Minkie Spiro spent two years in hospital in the late Nineties recovering from a heart attack and coma induced by misprescription of drugs by her doctor when she was 27. "Nurses are my unsung heroes. I knew I would make a film about them one day," she says. Spiro, now as lively and chatty as ever, had to learn to walk and speak again. She describes being temporarily blind and sure she was going to die. "A nurse just said she would stay with me all night." If we see less of this caring side of nursing, Spiro still believes that the scripts are "a more truthful look at the environment I lived in than is usual on television. Of course there's an element of drama, but if you look beyond the sensational you get a much truer, stronger picture of how important nurses are." Spiro is well known for documentaries that combine humour with seriousness, and she has approached No Angels in the same way: "If you don't entertain, no one will watch. The last thing people want is to be preached at."
Whithouse and the other five writers spent a couple of months devising the story arc for the characters and then "chopped that into 10 segments". Spiro says they scoured the country to cast the leads until they found four young women who made a credible group of friends; they had, after all, to spend many months together on location in Leeds, where the fictitious St Margaret's hospital is set. Two months workshopping - most unusual in television drama - preceded the filming.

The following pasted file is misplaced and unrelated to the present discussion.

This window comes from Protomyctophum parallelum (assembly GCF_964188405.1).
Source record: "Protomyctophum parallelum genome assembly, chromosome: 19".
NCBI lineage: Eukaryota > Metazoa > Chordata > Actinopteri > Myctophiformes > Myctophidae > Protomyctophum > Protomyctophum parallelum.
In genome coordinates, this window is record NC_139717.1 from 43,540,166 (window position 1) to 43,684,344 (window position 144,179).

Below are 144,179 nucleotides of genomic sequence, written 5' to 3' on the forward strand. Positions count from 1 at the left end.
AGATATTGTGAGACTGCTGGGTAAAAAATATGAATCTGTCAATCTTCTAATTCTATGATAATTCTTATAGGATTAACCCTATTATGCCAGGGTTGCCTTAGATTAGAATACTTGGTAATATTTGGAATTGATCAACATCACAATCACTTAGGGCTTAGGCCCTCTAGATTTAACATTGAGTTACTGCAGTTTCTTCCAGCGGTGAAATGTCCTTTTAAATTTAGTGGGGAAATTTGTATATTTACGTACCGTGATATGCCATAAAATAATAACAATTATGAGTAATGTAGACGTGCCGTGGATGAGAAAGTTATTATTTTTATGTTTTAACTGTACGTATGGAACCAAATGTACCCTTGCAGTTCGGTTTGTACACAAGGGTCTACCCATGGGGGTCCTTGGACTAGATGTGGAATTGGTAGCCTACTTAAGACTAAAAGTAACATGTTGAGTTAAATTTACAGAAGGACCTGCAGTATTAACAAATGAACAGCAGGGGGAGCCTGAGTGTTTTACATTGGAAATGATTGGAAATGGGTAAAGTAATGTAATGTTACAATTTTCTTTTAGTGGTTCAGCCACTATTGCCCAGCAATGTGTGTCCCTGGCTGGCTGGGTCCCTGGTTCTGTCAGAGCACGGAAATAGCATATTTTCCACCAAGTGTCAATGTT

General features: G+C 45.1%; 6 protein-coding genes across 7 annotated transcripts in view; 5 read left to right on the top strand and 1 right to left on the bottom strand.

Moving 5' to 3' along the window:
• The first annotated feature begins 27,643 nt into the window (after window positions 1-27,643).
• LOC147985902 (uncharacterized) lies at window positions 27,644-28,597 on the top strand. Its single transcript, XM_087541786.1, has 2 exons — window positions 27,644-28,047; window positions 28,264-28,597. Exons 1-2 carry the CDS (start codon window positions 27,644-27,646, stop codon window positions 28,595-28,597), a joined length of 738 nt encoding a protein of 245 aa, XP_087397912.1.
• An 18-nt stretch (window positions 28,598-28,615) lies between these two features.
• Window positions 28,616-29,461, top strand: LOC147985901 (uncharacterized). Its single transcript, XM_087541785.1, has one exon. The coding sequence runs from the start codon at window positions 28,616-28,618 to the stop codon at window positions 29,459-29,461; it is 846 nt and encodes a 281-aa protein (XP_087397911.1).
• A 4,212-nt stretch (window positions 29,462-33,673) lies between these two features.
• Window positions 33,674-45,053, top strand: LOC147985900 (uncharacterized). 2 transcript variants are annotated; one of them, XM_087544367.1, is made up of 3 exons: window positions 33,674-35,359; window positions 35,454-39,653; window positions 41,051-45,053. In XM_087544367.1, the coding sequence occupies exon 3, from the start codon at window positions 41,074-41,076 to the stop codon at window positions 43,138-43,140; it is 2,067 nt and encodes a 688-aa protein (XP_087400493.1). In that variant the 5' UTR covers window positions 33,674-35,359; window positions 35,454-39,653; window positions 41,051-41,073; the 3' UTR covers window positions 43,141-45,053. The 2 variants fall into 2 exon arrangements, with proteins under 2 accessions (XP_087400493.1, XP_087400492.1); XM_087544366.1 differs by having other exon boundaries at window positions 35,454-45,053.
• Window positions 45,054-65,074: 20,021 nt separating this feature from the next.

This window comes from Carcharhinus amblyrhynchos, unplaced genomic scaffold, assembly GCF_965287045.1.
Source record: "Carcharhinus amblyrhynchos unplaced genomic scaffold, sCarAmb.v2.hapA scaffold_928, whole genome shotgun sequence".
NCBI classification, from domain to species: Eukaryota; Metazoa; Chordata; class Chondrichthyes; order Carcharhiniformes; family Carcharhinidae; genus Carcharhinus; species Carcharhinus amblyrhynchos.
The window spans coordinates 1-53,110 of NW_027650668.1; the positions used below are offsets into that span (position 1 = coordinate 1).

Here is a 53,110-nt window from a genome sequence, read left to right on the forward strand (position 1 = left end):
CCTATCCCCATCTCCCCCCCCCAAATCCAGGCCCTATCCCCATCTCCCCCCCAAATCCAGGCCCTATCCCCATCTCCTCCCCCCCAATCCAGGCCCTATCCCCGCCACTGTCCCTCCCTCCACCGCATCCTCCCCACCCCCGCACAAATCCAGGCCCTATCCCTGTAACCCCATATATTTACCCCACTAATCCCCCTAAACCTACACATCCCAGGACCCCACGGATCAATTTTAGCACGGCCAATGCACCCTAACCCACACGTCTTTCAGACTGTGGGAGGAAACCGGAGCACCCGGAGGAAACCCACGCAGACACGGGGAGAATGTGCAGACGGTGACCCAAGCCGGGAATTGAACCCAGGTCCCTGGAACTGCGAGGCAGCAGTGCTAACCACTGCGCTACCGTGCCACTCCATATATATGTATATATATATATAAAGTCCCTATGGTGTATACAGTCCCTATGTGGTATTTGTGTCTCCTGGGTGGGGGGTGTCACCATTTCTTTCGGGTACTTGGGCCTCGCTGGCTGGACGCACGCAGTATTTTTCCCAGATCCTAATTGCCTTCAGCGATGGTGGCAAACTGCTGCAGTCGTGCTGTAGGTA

Writer and director agree on the importance of humour. Whithouse, an actor for 10 years, says: "If a character only has one or two lines I try to give him a gag." He understands the pressures of nursing: "There has to be gallows humour, otherwise they couldn't cope with day-to-day extreme experiences. The reason why nurses work and play hard is so they can do their job. We're not saying they are not dedicated." Often funny storylines simply present themselves. The mixing up of all the false teeth in a ward by the male nurse cleaning them is, assures Whithouse, "a weekly occurrence".